When the Obama Administration announced in January 2012 that the U.S. defense posture would be “rebalanced” to emphasize the Asia-Pacific region, that was not good news for the Army. America’s preeminent land force had largely abandoned the region after the Vietnam War, leaving almost no soldiers stationed west of the International Dateline outside the Korean Peninsula. If Asia was to be the main locus of U.S. strategic concerns, that implied the Army might end up “last among equals” in the competition for money and missions.
The geography of the Western Pacific region (which is what Washington really means when it says “Asia-Pacific”) seems tailor-made for the capabilities of air- and sea-based forces. Distances are vast, and access to land bases is limited. Most of the Army units dedicated to the region are stationed many thousands of miles from likely trouble spots – mainly in Alaska, Hawaii and Washington State. And while the 29,000 U.S. soldiers in South Korea are deployed right where they need to be to deter aggression from the North, that makes their redeployment to other contingencies problematic. Besides, nobody in Washington wants to think about waging a land war in Asia.
However, recent developments on the Korean Peninsula may be bolstering the case for a broader Army role in the Western Pacific. Exhibit A in that case is an Army-operated combat system called the Terminal High Altitude Area Defense, or THAAD, that the Pentagon wants to deploy in South Korea so U.S. troops can be defended against the North’s growing arsenal of medium-range ballistic missiles. The idea is being vigorously criticized by both China and Russia, which contend any such deployment would be a threat to their nuclear deterrents and thus undermine regional stability.
But THAAD isn’t designed to intercept the kind of long-range missiles that China and Russia use for nuclear deterrence, which raises the interesting question of what they really fear. The U.S. deployment, if it occurs, would be aimed squarely at countering a North Korean missile attack against the South, especially against U.S. forces stationed there. It might also be useful in defeating a North Korean missile strike on nearby Japan. But with a maximum effective range of about 125 miles, THAAD’s interceptors would be no match for Russian and Chinese intercontinental ballistic missiles developed to traverse distant trajectories through space en route to U.S. targets. So what’s really worrying Beijing and Moscow.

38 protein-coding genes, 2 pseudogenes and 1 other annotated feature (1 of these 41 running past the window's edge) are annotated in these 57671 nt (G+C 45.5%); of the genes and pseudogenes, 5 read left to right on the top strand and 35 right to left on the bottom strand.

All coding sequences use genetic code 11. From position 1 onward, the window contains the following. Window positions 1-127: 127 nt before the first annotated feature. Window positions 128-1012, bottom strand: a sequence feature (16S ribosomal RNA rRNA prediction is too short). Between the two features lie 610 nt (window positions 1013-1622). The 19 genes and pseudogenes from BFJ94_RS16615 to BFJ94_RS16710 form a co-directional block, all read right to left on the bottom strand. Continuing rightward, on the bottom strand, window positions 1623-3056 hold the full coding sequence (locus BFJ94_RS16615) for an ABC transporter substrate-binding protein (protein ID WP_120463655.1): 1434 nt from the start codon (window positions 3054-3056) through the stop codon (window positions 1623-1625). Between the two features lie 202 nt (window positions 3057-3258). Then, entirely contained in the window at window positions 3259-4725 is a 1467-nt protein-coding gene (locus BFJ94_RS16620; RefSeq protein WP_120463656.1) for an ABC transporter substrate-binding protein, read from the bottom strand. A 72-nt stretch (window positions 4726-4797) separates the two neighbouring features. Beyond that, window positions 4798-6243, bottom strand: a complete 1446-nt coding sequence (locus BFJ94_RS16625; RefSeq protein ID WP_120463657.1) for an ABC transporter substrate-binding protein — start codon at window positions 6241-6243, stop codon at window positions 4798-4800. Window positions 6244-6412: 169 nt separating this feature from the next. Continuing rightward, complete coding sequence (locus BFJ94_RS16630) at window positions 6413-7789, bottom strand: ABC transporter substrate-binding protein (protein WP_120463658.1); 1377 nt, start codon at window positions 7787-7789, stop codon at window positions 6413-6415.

What’s worrying them is that the agile, easily-deployed THAAD presents a challenge to their own medium-range missiles, which could play a central role in any campaign to diminish U.S. influence in the Western Pacific. The U.S. strategic shift to Asia was driven in part by growing evidence that Beijing is pursuing an “anti-access/area-denial” strategy aimed at excluding U.S. military forces from the region – eventually resulting in Chinese dominance. Moscow too would like to see U.S. regional power diminished, and since its invasion of Ukraine last year has been pursuing a closer relationship with Beijing that will work to America’s disadvantage.
To date, China’s pursuit of regional hegemony has relied mainly on economic tools. For instance, China has become South Korea’s biggest trading partner, and Beijing is using the trade relationship to pressure Seoul into blocking deployment of THAAD batteries. But there is also a military component to the Chinese strategy: countries that cannot be seduced by economic considerations into taking Beijing’s side in disputes with America might still be cowed by the growing firepower and reach of the Chinese military. Medium or “theater-range” missiles are especially useful in implementing the military aspects of an anti-access strategy because they are harder to defeat than aircraft or warships…